First things first: your humble author Art loves the FR-S. I tried to buy one, too. I like the way it looks, inside and out. I like the proportions, the size, the interior space. I like the sound the boxer four. I even like the Scion brand and philosophy, enough so that I. An FR-S has a GT, get though, in my view, the price difference between the two is non-existent, and plugs the GT more

I wish for personal reasons, a FR-S as well. Nearly thirty years ago, my father lent his girlfriend "sports car", so I could check it out. It looked exactly like this:

That's right: a black bowtie 1984 post Celica GT-S. Black suede bucket seats. Graphic Equalizer. Fender flares. Five-speed manual transmission. HID headlamps. I was not stupid twelve years old, I've had a few cars drove me thanks to my mother easily charmed friends and I knew that the Celica was slow even by the standards of that time. But it looked sooooo cool. The interior was a dark, private cave that could easily contain not one, but three yoga instructors. It can been all show and no go, but the show was pretty good. I could not even bring myself to tell the old man, it was a sled. To this day, I'm pretty sure he thinks it was a Supra.

The FR-S is Dead The Celica GT-S coupe for the modern age. It's stylish, it has a completely darkened cave of the interior, which requires the cellar-dwelling teenager in all of us, and it is likely that popular with the ladies because of its Scion badges and lack of spine-crushing acceleration. If you buy one, just because it is a FR-S, will you have my blessing.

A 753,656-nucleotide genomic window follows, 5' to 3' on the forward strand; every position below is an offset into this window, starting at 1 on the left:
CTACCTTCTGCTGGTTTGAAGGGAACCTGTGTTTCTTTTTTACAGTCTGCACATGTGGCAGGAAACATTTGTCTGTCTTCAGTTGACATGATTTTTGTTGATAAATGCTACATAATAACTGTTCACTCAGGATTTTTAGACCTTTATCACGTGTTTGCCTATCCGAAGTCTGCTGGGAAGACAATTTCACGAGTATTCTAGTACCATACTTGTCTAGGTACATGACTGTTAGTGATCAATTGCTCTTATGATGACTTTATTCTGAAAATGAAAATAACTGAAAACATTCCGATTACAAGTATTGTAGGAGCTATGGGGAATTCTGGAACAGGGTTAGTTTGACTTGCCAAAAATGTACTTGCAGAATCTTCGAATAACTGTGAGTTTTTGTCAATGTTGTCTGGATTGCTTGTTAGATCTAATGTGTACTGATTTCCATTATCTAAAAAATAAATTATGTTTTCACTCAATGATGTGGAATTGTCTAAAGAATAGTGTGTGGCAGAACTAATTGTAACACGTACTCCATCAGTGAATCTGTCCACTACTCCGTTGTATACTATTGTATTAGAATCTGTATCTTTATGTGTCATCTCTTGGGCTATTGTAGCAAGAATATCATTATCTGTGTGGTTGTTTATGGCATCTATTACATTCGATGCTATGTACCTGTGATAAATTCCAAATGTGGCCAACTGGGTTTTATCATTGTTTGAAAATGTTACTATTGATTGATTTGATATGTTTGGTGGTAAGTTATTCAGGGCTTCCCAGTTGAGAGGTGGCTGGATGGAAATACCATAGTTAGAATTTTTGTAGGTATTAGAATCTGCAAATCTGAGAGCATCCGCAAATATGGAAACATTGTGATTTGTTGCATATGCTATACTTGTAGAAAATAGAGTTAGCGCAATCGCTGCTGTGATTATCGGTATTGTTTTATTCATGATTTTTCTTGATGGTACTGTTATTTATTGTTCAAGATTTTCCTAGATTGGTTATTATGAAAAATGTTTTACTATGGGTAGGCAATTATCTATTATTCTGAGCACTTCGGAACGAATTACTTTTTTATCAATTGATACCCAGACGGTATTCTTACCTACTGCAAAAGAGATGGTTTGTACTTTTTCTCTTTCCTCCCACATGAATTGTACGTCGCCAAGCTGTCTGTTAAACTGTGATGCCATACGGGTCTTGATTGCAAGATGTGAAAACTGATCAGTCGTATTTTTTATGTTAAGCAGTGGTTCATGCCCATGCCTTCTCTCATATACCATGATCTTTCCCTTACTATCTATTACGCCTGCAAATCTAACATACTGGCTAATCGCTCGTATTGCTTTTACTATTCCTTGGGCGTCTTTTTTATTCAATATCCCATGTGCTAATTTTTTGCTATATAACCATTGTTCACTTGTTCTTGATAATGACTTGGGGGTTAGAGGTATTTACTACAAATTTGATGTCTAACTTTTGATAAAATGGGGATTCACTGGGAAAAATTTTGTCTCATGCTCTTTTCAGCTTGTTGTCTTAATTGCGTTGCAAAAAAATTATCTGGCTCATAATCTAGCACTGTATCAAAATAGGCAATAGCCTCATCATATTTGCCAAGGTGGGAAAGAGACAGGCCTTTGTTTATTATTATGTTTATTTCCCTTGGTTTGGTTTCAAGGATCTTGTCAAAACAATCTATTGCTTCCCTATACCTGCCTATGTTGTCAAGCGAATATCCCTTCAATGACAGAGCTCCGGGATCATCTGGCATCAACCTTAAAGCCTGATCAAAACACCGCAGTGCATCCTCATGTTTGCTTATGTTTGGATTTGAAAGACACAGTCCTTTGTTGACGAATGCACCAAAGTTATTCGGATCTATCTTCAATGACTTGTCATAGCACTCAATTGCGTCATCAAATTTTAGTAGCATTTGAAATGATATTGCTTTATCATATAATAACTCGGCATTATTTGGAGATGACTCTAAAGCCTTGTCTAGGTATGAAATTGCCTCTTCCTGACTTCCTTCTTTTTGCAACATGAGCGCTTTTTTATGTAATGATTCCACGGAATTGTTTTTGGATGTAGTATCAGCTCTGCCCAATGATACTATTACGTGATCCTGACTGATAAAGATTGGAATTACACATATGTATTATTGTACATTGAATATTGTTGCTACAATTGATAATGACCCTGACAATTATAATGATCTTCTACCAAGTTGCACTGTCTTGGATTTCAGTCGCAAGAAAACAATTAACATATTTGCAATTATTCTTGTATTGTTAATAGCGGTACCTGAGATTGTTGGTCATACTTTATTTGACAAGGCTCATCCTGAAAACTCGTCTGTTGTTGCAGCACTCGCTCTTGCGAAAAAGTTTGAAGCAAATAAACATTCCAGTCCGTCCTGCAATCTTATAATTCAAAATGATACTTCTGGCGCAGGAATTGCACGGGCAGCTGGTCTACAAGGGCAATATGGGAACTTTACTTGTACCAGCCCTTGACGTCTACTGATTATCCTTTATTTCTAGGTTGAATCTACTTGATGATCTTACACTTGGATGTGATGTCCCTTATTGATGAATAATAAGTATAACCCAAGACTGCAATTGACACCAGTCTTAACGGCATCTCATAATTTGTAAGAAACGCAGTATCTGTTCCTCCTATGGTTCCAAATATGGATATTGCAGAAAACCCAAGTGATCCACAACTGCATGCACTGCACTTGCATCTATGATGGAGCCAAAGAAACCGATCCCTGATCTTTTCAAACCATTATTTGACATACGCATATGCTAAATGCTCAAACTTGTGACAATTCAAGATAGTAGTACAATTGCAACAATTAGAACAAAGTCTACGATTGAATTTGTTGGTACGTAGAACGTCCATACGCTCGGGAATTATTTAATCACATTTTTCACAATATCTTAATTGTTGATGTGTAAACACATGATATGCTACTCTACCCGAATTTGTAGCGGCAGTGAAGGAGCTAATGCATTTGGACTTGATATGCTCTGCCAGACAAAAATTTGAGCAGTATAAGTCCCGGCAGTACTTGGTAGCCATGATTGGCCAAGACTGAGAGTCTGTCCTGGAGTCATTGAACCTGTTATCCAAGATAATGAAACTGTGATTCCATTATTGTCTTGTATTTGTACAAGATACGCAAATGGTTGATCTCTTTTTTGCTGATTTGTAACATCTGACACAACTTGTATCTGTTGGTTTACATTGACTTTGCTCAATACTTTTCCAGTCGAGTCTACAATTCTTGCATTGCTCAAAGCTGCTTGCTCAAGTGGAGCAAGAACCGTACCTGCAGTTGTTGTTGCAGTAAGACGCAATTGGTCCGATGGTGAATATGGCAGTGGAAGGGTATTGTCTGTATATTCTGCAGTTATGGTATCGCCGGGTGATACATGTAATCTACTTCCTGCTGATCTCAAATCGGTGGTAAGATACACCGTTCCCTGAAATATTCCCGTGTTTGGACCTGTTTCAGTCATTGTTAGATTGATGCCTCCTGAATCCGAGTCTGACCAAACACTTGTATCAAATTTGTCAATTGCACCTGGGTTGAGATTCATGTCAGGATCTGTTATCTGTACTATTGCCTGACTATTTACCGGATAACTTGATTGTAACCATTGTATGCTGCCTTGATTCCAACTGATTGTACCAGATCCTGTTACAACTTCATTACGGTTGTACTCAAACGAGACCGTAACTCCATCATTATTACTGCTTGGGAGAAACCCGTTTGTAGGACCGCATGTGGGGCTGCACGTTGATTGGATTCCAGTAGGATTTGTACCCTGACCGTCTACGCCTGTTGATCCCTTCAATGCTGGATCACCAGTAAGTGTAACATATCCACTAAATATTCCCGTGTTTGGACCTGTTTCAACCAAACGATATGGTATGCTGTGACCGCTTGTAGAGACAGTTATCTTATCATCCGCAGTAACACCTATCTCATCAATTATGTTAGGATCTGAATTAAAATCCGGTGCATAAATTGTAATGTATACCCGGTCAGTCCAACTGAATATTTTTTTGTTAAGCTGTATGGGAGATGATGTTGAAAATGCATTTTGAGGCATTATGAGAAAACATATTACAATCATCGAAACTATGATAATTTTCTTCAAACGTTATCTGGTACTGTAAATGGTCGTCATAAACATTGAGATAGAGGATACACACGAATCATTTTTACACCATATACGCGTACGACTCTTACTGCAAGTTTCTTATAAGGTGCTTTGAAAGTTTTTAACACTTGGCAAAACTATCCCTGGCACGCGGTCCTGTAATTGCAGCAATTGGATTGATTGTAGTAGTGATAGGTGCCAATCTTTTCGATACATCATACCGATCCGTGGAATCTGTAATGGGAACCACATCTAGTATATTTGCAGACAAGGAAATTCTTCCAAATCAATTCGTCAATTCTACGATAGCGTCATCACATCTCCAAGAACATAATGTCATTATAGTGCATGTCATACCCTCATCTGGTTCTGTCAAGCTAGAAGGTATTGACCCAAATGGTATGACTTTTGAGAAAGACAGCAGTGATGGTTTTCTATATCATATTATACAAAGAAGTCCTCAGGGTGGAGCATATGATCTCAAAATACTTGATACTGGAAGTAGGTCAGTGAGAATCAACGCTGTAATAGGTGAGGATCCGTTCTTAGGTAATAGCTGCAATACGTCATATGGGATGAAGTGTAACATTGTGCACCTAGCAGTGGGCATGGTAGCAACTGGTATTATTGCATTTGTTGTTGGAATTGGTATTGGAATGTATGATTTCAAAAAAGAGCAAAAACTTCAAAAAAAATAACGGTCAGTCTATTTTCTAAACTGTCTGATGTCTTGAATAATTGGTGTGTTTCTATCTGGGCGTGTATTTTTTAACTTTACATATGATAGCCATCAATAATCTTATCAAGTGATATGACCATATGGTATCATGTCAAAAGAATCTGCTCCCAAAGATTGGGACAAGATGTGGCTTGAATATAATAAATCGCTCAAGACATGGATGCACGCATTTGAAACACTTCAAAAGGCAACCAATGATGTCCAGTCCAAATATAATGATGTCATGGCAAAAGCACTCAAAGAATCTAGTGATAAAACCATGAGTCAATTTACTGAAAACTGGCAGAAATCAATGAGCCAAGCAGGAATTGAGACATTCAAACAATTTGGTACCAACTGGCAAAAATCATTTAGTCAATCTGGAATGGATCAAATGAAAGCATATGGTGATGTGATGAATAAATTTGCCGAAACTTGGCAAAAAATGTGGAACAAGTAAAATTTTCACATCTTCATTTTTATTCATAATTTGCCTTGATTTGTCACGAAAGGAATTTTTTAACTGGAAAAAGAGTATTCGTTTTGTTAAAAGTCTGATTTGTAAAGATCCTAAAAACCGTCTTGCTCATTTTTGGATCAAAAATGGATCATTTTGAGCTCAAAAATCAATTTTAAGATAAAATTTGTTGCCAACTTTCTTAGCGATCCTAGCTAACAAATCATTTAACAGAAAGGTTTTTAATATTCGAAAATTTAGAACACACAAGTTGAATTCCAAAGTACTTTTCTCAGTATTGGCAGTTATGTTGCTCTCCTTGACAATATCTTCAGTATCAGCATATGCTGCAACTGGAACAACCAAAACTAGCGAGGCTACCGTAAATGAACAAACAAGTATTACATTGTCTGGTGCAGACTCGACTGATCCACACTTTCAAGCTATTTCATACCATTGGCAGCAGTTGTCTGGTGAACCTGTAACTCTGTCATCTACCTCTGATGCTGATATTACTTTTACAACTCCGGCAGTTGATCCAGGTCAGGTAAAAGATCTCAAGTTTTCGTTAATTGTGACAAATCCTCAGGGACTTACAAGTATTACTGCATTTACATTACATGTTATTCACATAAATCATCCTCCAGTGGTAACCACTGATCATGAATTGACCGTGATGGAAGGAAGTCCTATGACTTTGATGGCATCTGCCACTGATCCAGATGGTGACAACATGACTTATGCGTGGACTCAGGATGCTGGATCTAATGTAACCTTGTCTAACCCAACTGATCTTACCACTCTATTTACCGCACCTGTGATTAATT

The problem comes when you are to make two comparisons. The first, ironically enough, is this '84 Celica. The Celica had the famous 22R-E Toyota Motor. Keep get it and throw a chain in it from time to time, and that Celica will last forever. The FR-S, however, has a Subaru engine. I do not want a Subaru engine in my FR-S. To some degree, this is like putting a Northstar in a Lexus: hey, it's boring, but now it will explode and ! die I do not want to be an expert on swapping head gaskets. I do not want to do all of my maintenance under the car. I want the engine from the intimate and went last-gen Celica GT-S. Or the turbo engine from the All-Trac in front. In fact, I'd just prefer. JDM one last generation All-Trac, or the Calty-designed bar-of-soap All-Trac, which preceded it Hell, give me a first generation All-Trac. Knowing how much power the '89 All-Trac had? As much as the FR-S. Where is the progress? I want my Toyota in a Toyota engine. I want the car to last forever, with no hassle. It is part of the promise of buying a Toyota. The FR-S, which by the standards, break the promise. When I am ready to do my own head gaskets, I can buy a STi for similar money, boost the boost and humble The FR-S both on the highway and on the racetrack.

Our second comparison place on the track, as if fate wanted it, and that's where the FR-S should . shine It's a great draw, literally. It's nice to direct. It's about as "neutral" as a street car and get it to do what you ask of him. Unless, of course, as what you ask is not contained quickly. The Genesis just eviscerates it. Dave Pratte super-fast lap times prove insufficient, the difference between the two cars. The Genesis much faster down the straights and in the corners, the actual cornering speed is pretty much the same.